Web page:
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3. The Cave of the Yellow Dog (2005)
Byambasuren Davaa’s endearing ethnographic cinema showcases a way of life that’s fast disappearing as the long, spidery fingers of urbanization threatens to usurp the magnificence and simplicity of nomadic-life in the Mongolian steppe. The Cave of the Yellow Dog is a subtly dramatized account of a Mongolian herding family of five (mama, papa, and their three adorable little daughters) who play themselves. The eldest six-year-old Nansal upon returning from school goes to collect dung for fuel as the sheep are grazing near the pasture. She finds a tame, yellow dog in a cave, names him ‘Zochor’, and brings it to their yurt.
Dad, fearing that it might have lived with wolves, commands Nansal to take it back. Nansal disobeys her dad. What follows is a poetic observation of the little girl’s bond with her dog and the narrative also celebrates the quaint, idyllic Mongolian life-style. Three little girl-kids and a cute dog? Yes, the premise might seem to be overloaded with cuteness. Nevertheless, the writer/director maintains an air of unaffected naturalism throughout the narrative. Mongolian film-maker Davaa has also made two other wonderful docu-fictions: The Story of the Weeping Camel (2003) & The Two Horses of Gengis Khan (2009).
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2. White Bim Black Ear (1977)
This tear-jerking Oscar-nominated Soviet drama is based on the book of the same name, written by Gavriil Troyepolsky. The touching drama is centered on a black-eared English setter which is saved from its imminent death by a widowed WWII war veteran, Ivan Ivanovich (played by the popular Russian actor Vyacheslav Tikhonov). Although the black ear is considered as an indication of the dog’s allegedly inferior breed standard, Ivan names it Bimka (Bim) and they get along pretty well. Nevertheless, problems for Bim begin when its master is hospitalized due to heart problems. The dog begins a quest to reunite with the master, but what follows is a tale of betrayal, tears, and kindness.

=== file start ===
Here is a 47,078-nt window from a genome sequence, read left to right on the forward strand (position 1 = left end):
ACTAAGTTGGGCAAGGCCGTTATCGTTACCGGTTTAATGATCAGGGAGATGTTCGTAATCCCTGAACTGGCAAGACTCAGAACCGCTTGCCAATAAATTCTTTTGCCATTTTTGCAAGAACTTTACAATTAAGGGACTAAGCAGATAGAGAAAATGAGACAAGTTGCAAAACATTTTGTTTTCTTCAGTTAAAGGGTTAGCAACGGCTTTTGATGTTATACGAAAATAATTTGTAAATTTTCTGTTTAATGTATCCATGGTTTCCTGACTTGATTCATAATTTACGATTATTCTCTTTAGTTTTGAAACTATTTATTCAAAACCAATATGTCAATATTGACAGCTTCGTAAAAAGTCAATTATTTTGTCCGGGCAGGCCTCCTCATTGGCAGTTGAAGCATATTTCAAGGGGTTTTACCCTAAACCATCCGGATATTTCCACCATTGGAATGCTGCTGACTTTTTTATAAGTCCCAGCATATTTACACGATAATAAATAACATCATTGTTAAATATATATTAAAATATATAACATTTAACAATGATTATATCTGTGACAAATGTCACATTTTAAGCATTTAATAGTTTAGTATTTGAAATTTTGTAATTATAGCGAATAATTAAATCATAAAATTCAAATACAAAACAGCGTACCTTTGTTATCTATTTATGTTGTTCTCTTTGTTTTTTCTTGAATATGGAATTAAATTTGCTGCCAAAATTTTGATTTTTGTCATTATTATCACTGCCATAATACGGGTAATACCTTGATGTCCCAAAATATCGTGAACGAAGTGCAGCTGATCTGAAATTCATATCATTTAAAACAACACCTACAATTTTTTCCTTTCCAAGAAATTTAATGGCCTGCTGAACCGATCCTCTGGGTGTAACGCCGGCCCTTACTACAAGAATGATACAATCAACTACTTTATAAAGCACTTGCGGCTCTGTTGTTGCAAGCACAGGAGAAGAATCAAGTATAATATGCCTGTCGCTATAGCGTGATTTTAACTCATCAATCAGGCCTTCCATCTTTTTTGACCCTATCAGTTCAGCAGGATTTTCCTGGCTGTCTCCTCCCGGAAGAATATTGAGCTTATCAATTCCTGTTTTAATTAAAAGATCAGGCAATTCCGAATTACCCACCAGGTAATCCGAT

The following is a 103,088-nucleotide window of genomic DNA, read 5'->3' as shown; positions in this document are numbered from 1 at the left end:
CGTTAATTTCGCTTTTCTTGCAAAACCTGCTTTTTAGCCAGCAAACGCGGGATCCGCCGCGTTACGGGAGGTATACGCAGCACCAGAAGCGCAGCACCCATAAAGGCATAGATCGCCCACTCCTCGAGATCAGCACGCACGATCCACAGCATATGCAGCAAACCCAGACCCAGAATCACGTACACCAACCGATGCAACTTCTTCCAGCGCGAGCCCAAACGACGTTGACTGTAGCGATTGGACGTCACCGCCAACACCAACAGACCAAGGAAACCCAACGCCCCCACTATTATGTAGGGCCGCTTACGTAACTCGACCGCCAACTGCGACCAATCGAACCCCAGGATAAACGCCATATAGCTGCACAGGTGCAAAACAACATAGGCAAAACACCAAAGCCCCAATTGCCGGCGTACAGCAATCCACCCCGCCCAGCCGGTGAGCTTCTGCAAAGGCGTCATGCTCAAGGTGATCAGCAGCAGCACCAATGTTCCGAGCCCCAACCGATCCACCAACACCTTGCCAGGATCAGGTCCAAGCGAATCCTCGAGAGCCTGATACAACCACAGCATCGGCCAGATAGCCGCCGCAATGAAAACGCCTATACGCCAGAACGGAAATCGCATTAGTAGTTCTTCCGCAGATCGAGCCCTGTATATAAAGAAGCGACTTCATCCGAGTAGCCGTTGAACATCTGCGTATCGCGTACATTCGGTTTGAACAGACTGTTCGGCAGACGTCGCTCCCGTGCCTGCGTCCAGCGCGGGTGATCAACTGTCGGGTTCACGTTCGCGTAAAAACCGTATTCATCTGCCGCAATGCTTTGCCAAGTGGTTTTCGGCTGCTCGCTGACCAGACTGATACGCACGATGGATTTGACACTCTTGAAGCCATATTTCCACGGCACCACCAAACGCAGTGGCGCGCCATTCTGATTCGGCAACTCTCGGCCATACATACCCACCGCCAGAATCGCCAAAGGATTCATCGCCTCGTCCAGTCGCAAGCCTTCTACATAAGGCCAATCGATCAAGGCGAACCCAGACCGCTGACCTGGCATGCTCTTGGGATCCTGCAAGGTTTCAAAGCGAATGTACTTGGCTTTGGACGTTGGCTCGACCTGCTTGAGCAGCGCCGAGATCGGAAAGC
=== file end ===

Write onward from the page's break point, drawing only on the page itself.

Though sounds like your regular cute and sad dog-movie, White Bim Black Ear intricately looks at the human condition through the eyes of a dog. The unconditional love Bim receives from the children as compared to cruelty inflicted upon him by the grown-ups tells us – the adults – what we can learn from dogs and kids. You feel that the ending of Lasse Hallstrom’s Hachi: A Dog’s Tale (2009) breaks your heart so much? Just wait until you see this film’s ending.
1.Umberto D. (1952)
Vittorio De Sica’s Umberto D. (1952) was one of the timeless masterpieces of Italian neorealism cinema that observes a solitary old man’s determination to maintain his dignity, in the face of abject poverty. The film was critically panned and commercially failed during its release although it deservedly gained its masterpiece status in the later years. The titular old man’s (Carlo Battisti) only companion in life is his dog, Filke. Apart from his dog, the old man’s only other emotional connection in the world is a young, illiterate maid named Maria (Maria Pia Casilio).
Although Umberto D. could be described as a drama about an old man and his dog, director De Sica directs it with a documentary-like precision where he never uses his visuals to manipulate viewer’s emotions. Two of the most memorable scenes in the narrative are: the scene Umberto goes in search of his lost dog at the dog pound (forlorn stray dogs are wheeled into gas chambers); and when he reluctantly resorts to begging with the help of Filke. In fact, the bond between Filke and Umberto is one of the artfully nuanced yet powerful depictions of man-dog relationships in the history of cinema.